Intervention servicePGS Intervention (Petroleum Geo-Services) has unveiled plans for the construction of the Ramform Intervention Services Vessel (ISV), a dynamically positioning vessel for coiled tubing and well intervention services. The 120-meter vessel features a deck area with capacity equaling a deadweight of 20,000 tons, and the recently invented "big reel" tool designed for subsea tubulars that offers speed and ease of use for coiled tubing drilling and other subsea well interventions. The Ramform will work in 75-600-meter depths with riser connected, and features a positioning system with five azimuth thrusters and a transverse tunnel thruster, allowing the vessel to weathervane. The vessel is capable of performing coiled tubing drilling operations, completion activities, subsea construction activities, and cementing operations. The ISV will perform all of its services in the Norwegian and UK sectors of the North Sea and is built to Det norske Veritas class standards.
Semi conversionTDI-Halter and Diamond Offshore Drilling has signed a letter of intent for the conversion of the 800-man accommodations semisubmersible, Polyconfidence, into a dynamically positioned, deepwater drilling unit to be re-named, Ocean Confidence. The conversion will include stability enhancements with the addition of lower hull sponsons and column blisters, mud system upgrade, crane upgrade, deck extensions, tubular storage additions, riser handling system, BOP handling systems, global strengthening and fatigue enhancements, substructure modifications, and riser tensioning upgrades. The Polyconfidence, currently under contract in the North Sea, was built in 1987, and is expected to be available for conversion in February 1998 and completed in fourth quarter 1999.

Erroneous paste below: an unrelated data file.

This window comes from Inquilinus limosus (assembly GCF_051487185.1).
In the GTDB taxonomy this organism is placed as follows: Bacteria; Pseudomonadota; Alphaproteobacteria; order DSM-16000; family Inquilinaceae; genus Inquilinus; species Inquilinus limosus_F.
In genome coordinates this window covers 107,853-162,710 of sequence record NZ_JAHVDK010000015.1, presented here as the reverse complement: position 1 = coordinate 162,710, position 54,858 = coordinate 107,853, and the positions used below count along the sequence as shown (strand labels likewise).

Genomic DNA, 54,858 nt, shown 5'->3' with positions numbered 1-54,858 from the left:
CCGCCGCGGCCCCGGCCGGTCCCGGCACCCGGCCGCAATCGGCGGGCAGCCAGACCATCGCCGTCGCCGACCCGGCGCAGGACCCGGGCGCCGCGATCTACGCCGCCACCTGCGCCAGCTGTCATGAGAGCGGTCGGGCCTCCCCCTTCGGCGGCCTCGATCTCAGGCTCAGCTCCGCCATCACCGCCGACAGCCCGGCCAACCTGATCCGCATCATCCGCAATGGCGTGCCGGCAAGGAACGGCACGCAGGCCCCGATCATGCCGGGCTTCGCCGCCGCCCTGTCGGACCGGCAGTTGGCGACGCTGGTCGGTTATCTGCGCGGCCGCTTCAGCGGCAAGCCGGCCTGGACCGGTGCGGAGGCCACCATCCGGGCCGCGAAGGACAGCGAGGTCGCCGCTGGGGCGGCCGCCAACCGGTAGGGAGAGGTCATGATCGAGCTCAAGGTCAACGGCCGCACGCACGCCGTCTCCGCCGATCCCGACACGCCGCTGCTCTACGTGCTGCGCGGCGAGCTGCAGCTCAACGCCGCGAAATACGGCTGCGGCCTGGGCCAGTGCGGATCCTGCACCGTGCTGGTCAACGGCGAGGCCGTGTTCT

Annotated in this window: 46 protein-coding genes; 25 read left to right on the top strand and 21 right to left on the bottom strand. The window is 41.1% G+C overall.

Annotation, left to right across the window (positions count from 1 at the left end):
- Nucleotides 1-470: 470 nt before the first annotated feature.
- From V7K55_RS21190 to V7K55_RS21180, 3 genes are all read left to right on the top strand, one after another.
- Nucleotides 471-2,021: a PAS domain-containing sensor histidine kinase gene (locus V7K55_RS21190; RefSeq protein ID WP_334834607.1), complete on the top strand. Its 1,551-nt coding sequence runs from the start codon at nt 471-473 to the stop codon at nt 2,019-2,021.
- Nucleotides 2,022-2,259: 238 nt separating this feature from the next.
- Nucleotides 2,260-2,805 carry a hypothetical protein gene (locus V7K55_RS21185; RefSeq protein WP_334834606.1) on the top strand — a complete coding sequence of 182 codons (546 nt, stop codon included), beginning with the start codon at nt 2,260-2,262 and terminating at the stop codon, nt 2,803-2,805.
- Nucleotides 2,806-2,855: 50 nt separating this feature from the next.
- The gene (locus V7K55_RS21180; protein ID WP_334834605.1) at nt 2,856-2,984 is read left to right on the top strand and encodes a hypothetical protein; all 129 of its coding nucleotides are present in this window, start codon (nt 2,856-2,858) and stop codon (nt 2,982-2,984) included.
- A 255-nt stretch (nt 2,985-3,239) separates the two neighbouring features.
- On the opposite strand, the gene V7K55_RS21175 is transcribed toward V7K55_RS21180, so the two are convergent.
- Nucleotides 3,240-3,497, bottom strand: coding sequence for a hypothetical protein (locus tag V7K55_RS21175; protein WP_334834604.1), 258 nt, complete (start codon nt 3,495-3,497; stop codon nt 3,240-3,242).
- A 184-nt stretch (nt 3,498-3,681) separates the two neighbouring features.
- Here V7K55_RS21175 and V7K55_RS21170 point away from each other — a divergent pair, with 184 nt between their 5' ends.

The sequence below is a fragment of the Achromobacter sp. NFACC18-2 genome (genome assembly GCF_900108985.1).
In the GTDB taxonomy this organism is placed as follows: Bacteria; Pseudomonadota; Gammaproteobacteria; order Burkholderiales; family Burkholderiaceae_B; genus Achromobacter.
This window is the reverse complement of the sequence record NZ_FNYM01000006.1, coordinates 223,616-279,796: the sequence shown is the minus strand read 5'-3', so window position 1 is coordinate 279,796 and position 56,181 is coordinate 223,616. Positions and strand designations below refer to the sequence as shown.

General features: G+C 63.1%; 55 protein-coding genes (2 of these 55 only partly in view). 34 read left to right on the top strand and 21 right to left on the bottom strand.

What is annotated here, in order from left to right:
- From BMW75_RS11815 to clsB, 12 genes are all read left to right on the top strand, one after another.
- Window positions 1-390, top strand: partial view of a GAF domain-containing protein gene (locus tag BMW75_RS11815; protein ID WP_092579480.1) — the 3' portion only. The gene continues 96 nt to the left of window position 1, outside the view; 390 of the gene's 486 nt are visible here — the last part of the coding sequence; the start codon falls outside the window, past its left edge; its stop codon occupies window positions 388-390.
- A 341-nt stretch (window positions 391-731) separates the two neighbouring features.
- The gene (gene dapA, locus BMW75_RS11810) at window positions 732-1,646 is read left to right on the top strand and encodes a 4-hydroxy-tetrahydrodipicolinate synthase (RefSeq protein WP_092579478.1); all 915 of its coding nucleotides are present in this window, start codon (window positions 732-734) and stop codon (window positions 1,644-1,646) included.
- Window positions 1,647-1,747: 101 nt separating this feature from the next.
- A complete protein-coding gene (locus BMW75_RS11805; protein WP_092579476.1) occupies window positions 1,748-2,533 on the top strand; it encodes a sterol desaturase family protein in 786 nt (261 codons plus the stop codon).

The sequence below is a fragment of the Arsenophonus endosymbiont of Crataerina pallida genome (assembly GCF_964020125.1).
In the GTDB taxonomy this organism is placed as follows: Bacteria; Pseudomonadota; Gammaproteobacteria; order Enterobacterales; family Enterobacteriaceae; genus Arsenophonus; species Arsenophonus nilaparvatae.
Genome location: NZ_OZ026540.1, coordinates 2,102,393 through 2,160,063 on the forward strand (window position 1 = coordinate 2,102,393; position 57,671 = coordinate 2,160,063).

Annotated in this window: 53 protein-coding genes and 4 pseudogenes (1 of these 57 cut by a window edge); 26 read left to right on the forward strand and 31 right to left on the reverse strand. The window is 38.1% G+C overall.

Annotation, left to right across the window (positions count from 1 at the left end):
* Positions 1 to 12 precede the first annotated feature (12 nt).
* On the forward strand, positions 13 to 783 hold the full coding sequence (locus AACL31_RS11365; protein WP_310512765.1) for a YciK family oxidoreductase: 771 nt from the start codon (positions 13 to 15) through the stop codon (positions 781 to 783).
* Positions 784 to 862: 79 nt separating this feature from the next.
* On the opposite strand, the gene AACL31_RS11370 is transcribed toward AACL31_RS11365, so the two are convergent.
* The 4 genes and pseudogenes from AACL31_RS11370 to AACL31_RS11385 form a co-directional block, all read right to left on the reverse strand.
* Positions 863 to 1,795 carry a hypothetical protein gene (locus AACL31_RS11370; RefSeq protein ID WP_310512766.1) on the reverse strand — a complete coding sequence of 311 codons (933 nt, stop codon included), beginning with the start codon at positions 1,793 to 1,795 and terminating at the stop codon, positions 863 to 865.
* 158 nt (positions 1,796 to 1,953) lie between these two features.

Restored tugBollinger Algiers, a subsidiary of Bollinger Shipyards, has recently completed the conversion of the Ranger offshore tug. Ranger, a 143-ft tug owned by Caribbean Towing underwent extensive restoration work after being idle for 10 years. Restoration included a new electrical system, interior refinishing, engine and gear foundations, pumps, generators, piping systems, exhaust stack, electronic package, kort nozzles, stern tubes, struts, steering rudders, tanks, reconditioned EMD-16-643-E2 main engines, Lufkin 5-1 marine gears, propellers, shafts, an engine-driven hydraulics, and a hydraulic tow winch.